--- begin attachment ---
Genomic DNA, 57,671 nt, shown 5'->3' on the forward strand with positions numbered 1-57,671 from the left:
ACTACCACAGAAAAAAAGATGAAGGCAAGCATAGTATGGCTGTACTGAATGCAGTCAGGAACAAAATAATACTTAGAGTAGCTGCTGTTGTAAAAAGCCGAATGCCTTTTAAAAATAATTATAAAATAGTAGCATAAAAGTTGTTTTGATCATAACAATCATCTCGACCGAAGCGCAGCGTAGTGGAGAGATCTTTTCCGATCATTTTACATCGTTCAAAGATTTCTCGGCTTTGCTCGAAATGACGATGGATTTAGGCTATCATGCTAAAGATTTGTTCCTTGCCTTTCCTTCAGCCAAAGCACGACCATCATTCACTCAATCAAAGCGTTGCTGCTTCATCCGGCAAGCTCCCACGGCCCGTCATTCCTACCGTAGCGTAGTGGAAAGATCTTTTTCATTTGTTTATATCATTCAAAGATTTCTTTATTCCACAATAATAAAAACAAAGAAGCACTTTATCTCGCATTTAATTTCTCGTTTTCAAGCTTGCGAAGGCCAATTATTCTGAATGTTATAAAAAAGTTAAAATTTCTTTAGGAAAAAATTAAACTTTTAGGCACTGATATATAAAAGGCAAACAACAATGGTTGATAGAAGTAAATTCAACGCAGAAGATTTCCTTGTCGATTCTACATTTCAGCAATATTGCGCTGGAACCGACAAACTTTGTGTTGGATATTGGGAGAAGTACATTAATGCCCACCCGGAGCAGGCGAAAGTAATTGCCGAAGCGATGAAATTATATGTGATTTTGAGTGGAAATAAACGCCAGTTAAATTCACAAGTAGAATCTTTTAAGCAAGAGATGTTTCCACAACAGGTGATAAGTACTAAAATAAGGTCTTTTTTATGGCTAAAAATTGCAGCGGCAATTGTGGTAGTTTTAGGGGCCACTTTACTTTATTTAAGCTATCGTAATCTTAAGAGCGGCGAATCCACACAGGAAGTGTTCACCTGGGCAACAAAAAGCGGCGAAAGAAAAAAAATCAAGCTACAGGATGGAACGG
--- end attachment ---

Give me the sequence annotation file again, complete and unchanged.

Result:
Genomic DNA, 57,671 nt, shown 5'->3' on the forward strand with positions numbered 1-57,671 from the left:
ACTACCACAGAAAAAAAGATGAAGGCAAGCATAGTATGGCTGTACTGAATGCAGTCAGGAACAAAATAATACTTAGAGTAGCTGCTGTTGTAAAAAGCCGAATGCCTTTTAAAAATAATTATAAAATAGTAGCATAAAAGTTGTTTTGATCATAACAATCATCTCGACCGAAGCGCAGCGTAGTGGAGAGATCTTTTCCGATCATTTTACATCGTTCAAAGATTTCTCGGCTTTGCTCGAAATGACGATGGATTTAGGCTATCATGCTAAAGATTTGTTCCTTGCCTTTCCTTCAGCCAAAGCACGACCATCATTCACTCAATCAAAGCGTTGCTGCTTCATCCGGCAAGCTCCCACGGCCCGTCATTCCTACCGTAGCGTAGTGGAAAGATCTTTTTCATTTGTTTATATCATTCAAAGATTTCTTTATTCCACAATAATAAAAACAAAGAAGCACTTTATCTCGCATTTAATTTCTCGTTTTCAAGCTTGCGAAGGCCAATTATTCTGAATGTTATAAAAAAGTTAAAATTTCTTTAGGAAAAAATTAAACTTTTAGGCACTGATATATAAAAGGCAAACAACAATGGTTGATAGAAGTAAATTCAACGCAGAAGATTTCCTTGTCGATTCTACATTTCAGCAATATTGCGCTGGAACCGACAAACTTTGTGTTGGATATTGGGAGAAGTACATTAATGCCCACCCGGAGCAGGCGAAAGTAATTGCCGAAGCGATGAAATTATATGTGATTTTGAGTGGAAATAAACGCCAGTTAAATTCACAAGTAGAATCTTTTAAGCAAGAGATGTTTCCACAACAGGTGATAAGTACTAAAATAAGGTCTTTTTTATGGCTAAAAATTGCAGCGGCAATTGTGGTAGTTTTAGGGGCCACTTTACTTTATTTAAGCTATCGTAATCTTAAGAGCGGCGAATCCACACAGGAAGTGTTCACCTGGGCAACAAAAAGCGGCGAAAGAAAAAAAATCAAGCTACAGGATGGAACGG